The Vihren catastrophe

Day 23 – Saturday 20th August – From Bansko to Vihren hut to Sofia (189km)

At 6:00 the sky was already blue and after leaving a couple of bags at reception we checked out and headed straight for Vihren hut. There were already several cars parked in front of it, and more came as we got changed and started the walk up Vihren peak.

20160819232630The sun came out over the high mountains as we gained altitude through a well trodden path, but nothing as touristy as the seven lake trek in park Rila.

20160820014215Even though this was a relatively easy peak – the way was clearly indicated in red marks and there was not need to climb at all, just walk to the summit – the way the path gained altitude was unforgiving. It went straight up right after setting off from the hut, and it kept going that way for most of the 900m ascent.

20160820015850We reached the col before the peak in good time, having passed several groups of people who had started earlier but were making slower progress, and from there we saw that the peak was covered in clouds.

20160820025531Fortunately, they were not think enough to be a visibility problem, and we could still follow the trail to the top. We reached it in two hours sharp, an hour less than the sign in the hut said.

20160820030648The temperature was a lot lower there, and it was quite windy, so we just took a few pictures, had a snack and glimpsed at the views through the occasional gap in the clouds.

20160820031203The way down was even faster, and we only stopped two or three times to takes clothes off as the temperature rose again during the descent into the valley. We were surprised by the high number of people that kept coming up the opposite way – this was clearly a popular peak, but I have seldom seen people starting a climb so late. Not only was it way too hot on the way up at this time, but there were clouds gathering over the surrounding mountains, and the weather can change very quickly in the afternoon in the mountains. We had started walking at 8:30, and there were very few people ahead of us. If you start walking at that time in the Pyrenees, you are likely to be among the last.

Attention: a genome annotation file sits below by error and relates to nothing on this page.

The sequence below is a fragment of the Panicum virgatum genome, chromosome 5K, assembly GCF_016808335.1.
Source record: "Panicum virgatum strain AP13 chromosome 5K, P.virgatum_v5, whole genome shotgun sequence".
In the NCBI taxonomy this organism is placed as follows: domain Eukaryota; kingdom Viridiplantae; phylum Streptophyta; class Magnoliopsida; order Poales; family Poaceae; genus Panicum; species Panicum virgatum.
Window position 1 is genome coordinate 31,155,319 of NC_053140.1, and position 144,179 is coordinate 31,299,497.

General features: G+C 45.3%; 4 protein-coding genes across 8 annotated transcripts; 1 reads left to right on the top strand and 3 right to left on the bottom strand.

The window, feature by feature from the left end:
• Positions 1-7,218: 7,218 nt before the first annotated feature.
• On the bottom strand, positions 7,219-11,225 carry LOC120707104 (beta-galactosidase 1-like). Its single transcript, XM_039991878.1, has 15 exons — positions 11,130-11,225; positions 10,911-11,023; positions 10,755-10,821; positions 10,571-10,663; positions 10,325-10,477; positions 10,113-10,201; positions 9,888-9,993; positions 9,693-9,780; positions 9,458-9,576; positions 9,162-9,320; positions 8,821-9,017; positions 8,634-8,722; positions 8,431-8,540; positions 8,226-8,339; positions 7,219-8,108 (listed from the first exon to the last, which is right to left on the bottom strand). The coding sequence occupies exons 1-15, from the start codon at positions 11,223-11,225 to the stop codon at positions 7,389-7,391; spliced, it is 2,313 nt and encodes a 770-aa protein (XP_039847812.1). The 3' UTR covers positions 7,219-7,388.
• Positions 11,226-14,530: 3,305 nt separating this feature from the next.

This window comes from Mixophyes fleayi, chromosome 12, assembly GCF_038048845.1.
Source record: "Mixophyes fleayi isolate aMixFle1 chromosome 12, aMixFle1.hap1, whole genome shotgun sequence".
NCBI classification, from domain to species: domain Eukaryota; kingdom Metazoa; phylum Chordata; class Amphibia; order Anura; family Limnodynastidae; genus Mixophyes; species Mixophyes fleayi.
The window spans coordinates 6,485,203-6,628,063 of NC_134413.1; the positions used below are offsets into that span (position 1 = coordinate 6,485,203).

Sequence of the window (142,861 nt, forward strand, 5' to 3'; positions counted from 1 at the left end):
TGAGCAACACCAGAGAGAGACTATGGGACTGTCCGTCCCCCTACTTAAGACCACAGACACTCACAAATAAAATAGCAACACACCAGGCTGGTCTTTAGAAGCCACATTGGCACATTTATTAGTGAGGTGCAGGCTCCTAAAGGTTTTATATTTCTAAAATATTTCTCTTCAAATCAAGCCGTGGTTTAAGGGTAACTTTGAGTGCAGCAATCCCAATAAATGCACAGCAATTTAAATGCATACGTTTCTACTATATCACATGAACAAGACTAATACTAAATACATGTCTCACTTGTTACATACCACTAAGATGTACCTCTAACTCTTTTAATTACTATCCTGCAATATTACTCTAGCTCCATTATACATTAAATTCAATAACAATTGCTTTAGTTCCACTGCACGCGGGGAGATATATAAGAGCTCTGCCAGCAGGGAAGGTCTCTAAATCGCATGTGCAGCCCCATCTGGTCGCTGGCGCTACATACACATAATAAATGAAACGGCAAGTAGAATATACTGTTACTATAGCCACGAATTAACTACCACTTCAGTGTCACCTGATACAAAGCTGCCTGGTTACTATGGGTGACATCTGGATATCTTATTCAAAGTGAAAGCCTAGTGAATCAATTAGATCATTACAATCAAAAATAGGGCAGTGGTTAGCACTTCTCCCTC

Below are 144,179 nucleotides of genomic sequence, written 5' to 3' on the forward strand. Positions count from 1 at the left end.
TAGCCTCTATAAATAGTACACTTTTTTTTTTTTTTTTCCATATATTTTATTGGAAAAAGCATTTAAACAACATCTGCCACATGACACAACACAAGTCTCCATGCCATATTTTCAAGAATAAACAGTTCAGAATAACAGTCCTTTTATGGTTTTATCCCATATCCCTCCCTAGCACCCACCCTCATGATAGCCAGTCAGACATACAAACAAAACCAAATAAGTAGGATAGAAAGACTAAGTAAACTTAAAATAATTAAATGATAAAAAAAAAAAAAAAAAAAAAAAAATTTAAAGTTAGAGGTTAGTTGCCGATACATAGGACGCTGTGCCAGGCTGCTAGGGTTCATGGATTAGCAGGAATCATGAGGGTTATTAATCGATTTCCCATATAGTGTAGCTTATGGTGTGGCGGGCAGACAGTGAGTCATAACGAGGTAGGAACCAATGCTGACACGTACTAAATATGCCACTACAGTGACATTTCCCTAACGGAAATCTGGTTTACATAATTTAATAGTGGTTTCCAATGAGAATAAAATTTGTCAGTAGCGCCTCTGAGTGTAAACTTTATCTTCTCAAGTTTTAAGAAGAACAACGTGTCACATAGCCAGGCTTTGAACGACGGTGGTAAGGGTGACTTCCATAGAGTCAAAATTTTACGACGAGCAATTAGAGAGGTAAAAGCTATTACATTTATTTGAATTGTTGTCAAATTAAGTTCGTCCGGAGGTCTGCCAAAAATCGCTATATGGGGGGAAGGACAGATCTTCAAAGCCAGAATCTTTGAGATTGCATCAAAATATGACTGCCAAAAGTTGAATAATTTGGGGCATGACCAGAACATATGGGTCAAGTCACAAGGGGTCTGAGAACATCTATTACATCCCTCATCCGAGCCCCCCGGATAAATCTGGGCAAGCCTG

When we reached the hut I checked my watch to see what time we had made – four hours total, up and down. It was a great time, and I reached into my backpack to get the GoPro out and take a picture of the time on the watch with the hut as background. I rummaged about and was not able to find it. I emptied the whole backpack, turned all pockets inside out, and realised, to my horror, that the camera was not there.

I remembered that I had taken the last picture on the col, right after coming down the rocky slope from the peak, and after we had only stopped once – the first time I put my neck warmer into the bag, the second time Nat took out some stuff to get some tissues. Either I had left the camera on a rock on the first occasion, or it had fallen out of the bag on the second. Most likely the latter.

That had happened about 300m above the hut, so without thinking twice, I told Nat to wait for me and went running back up the mountain. I reached the spot a while later, covered in sweat and out of breath, hoping to find the camera lying on the ground, as it was a bit off the main path, but it was not there. The other place where we had stopped was much higher, almost two thirds of the way up to the peak, and that time it had been right on the path, so the chances of finding it were slim… However, I did not want to go back without trying, not because of the camera itself, I could always buy another one, but because the SD card in it contained many of the pictures and videos of our holiday so far.
After catching my breath for a moment, I went on running up until I reached the other spot, but the camera was not there either. Defeated, I started to walk down the mountain, still fast, because Nat thought that I had only gone up the lowest spot and I guessed she might be starting to worry that I was taking so long.

I reached the hut exhausted, having passed people up to three times – on the normal way down, then running up for the camera, then running down again – I don’t know what they might have thought I was doing. All in all, I had climbed 1600m, lost all the time advantage we had gained when we first came down to the hut and now we had to pack things up and ride all the way to Sofia.

With our mood at an absolute minimum, we picked our stuff from the hotel and left Bansko. Nat was feeling very sad about the pictures, and I kept trying to make light of it and telling her not to worry, but between the stifling heat down at the Blagoevgrad valley, my state of exhaustion and the ride ahead of us, I snapped at her when we stopped at a petrol station. I felt miserable about it for the rest of the way into Sofia.

With such a mood, our first impression of the city was not the best one, not helped by the fact that we entered through what I later learned was the ‘gypsy neighbourhood’, where we saw street after street of people carrying waste in donkey carts and cars half dismantled every two corners.

20160820131442Things started to improve a bit by the time we reached, our hotel, saw the room, had a shower and went to see the famous Alexander Nevsky cathedral in the sunset. By the time we had found a nice grill restaurant, had a marvellous meal and two gin and tonics for dessert, we were finally smiling again.

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